Lecture Notes From Summer Institutes



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Early 20th Century

1898-1932
DIRECTIONS: Read each question carefully, fully and analytically. Then choose ONE response to mark as your answer.
1. The historical practice of one nation, attempting to control another through political and economic controls is known as...

  1. nationalism

  2. mercantilism

  3. fanaticism

  4. capitalism

  5. imperialism

2. The “white man’s burden” refers to the idea that the white race...



  1. suffered from the threat of Mongol invasion of Europe

  2. had to take the lead in promoting the mixing of the races

  3. to show restraint in colonizing the non-white peoples of the world

  4. had to civilize the non-white peoples of the world

  5. had to avoid contact with the Africans




  1. The Social-Darwinists supported imperialism because

  1. Anglo-Saxons owed their superiority to the process of ontology

  2. believed that there was a divine mandate to conqueror the world

  3. contact with “noble savages” would vitalize western culture

  4. the process of evolution determined that the fittest races should dominate

  5. Anglo-Saxons and Teutonic people were inferior to Slovak and Asian peoples

4. The Venezuelan Crisis was important because it showed



  1. the United States had no interest in Latin America

  2. Europeans that they must respect the Monroe Doctrine

  3. the United States wished to share its influence with the British

  4. Europeans that the Monroe Doctrine was now superseded

  5. the United States that they could no longer hold Latin America hostage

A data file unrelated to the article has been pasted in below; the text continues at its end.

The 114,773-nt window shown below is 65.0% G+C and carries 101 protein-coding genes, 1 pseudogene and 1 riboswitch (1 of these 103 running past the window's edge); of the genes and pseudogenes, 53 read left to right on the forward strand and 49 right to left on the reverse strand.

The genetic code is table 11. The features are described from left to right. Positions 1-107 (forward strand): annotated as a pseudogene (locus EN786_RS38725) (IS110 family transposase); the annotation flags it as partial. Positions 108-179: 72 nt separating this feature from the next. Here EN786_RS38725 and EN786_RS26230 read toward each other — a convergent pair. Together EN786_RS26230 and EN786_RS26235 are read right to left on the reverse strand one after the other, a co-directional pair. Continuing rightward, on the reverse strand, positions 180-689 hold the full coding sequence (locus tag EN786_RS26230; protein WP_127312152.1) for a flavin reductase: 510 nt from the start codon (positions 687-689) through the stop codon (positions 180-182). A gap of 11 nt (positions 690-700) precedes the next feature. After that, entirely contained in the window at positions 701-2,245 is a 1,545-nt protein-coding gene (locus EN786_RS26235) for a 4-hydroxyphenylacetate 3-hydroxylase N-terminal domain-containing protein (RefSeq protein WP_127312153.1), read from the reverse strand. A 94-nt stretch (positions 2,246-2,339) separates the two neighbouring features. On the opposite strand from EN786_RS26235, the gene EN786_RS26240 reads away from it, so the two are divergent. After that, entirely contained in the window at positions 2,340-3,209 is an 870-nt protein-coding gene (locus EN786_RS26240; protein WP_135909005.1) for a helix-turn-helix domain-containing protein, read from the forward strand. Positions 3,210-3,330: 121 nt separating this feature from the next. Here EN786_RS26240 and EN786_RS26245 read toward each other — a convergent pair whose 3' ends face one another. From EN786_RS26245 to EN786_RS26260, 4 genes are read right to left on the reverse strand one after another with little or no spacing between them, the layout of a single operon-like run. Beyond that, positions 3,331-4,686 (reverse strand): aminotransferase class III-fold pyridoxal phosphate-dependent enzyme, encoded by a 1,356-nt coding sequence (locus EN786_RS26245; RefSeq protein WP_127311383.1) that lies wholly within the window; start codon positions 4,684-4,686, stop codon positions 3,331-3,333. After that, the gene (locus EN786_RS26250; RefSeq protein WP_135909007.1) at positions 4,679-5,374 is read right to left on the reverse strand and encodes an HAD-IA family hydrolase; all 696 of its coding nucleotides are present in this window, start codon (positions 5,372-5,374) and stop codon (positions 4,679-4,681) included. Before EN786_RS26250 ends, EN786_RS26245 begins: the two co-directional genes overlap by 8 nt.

5. Russia and the United States became rivals over China in part because the



  1. Americans allied more closely with Great Britain

  2. Russians opposed American plans to develop Manchuria

  3. Russians signed a treaty to share Manchuria with Japan

  4. Russians supported England’s treaty with Japan

  5. United States wanted to isolate Russia by using China as a buffer.

6. The ideology of progressivism, insofar as it had one, generally



  1. backed silverite monetary reforms

  2. backed the hard money policies of the 19th century gold standard

  3. mixed a liberal concern for the poor with a conservative wish to control social chaos

  4. called for redistribution of incomes from the wealthy and a social approach to government

  5. was anti-labor union and pro-industrialist in orientation

7. As moderate modernizers, Progressives



  1. insisted on a standard of absolute truth

  2. emphasized the evolution of values and pragmatic solutions

  3. reaffirmed the Calvinist view on innate evilness of mankind

  4. looked to the modern corporation to solve the problems of the poor

  5. advocated that the Supreme Court become much more active in reform

8. Hay’s original Open Door proposal



  1. met with widespread approval among Asian nations

  2. met with enthusiastic acceptance by all the major powers

  3. was remarkably successful in China

  4. was a novel twist to American policy in Latin America

  5. advocated fair competition among foreigners in China

9. Theodore Roosevelt’s contributions to world peace included all of the following EXCEPT:



  1. framing the “Gentleman’s Agreement”

  2. negotiating the Treaty of Portsmouth

  3. preventing European intervention by the Roosevelt Corollary

  4. ending the Boxer rebellion

  5. participating in the Morocco dispute

10. The “Gentleman’s Agreement”



  1. resulted in the development of the Open Door Policy

  2. control of Japanese immigration

  3. ended the Russo-Japanese War